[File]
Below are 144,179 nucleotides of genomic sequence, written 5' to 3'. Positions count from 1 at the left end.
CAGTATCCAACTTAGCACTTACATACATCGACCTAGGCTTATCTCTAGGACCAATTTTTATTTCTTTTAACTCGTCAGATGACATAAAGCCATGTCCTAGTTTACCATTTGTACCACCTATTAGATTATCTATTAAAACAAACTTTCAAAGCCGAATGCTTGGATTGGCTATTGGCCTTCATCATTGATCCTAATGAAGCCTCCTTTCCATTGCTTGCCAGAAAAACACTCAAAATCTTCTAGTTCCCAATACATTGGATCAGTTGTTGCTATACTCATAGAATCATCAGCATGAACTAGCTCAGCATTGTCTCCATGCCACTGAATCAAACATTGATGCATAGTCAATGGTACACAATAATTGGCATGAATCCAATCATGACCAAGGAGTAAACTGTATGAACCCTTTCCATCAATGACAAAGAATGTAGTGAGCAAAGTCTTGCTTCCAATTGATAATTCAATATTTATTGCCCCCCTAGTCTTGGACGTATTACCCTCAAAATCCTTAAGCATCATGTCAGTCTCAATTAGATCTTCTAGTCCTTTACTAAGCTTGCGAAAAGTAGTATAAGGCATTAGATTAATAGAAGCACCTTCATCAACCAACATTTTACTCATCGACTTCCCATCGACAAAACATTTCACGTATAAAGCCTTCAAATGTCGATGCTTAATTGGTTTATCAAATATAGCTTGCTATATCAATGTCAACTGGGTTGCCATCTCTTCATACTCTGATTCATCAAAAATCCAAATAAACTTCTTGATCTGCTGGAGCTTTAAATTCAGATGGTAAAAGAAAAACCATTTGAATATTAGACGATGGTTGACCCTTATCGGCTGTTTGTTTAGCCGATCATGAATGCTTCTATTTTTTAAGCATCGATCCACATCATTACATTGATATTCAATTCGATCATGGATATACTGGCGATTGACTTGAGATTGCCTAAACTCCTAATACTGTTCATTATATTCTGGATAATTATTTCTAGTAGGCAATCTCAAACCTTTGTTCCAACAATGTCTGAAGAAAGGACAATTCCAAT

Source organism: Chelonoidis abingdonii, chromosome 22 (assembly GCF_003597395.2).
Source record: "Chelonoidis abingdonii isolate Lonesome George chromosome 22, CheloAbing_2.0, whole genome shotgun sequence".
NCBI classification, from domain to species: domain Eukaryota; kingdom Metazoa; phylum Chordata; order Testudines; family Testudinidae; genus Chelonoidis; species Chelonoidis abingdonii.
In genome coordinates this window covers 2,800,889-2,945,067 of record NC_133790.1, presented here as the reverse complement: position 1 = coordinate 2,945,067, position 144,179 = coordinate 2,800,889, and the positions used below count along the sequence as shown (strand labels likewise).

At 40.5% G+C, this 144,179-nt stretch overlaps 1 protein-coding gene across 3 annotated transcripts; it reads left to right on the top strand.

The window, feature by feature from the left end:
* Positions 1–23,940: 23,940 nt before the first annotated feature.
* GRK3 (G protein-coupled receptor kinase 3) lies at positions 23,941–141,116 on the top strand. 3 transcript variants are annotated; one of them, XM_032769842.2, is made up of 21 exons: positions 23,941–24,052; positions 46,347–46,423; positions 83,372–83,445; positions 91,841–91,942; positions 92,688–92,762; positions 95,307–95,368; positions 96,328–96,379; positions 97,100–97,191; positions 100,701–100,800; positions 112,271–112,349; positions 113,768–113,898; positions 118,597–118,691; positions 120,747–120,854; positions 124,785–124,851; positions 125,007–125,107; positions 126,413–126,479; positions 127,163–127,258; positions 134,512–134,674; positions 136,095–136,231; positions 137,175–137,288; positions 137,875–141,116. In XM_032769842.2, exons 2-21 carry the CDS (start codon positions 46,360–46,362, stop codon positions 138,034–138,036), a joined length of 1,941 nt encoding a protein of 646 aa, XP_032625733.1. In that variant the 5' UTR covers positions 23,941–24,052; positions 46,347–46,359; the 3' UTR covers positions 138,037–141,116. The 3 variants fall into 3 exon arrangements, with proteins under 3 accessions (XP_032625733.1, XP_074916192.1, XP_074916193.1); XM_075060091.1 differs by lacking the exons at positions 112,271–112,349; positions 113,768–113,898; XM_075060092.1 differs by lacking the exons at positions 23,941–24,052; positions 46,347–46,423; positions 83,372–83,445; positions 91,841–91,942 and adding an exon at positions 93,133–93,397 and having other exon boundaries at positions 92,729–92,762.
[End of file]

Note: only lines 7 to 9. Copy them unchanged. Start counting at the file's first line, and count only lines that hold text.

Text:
At 40.5% G+C, this 144,179-nt stretch overlaps 1 protein-coding gene across 3 annotated transcripts; it reads left to right on the top strand.

The window, feature by feature from the left end:
* Positions 1–23,940: 23,940 nt before the first annotated feature.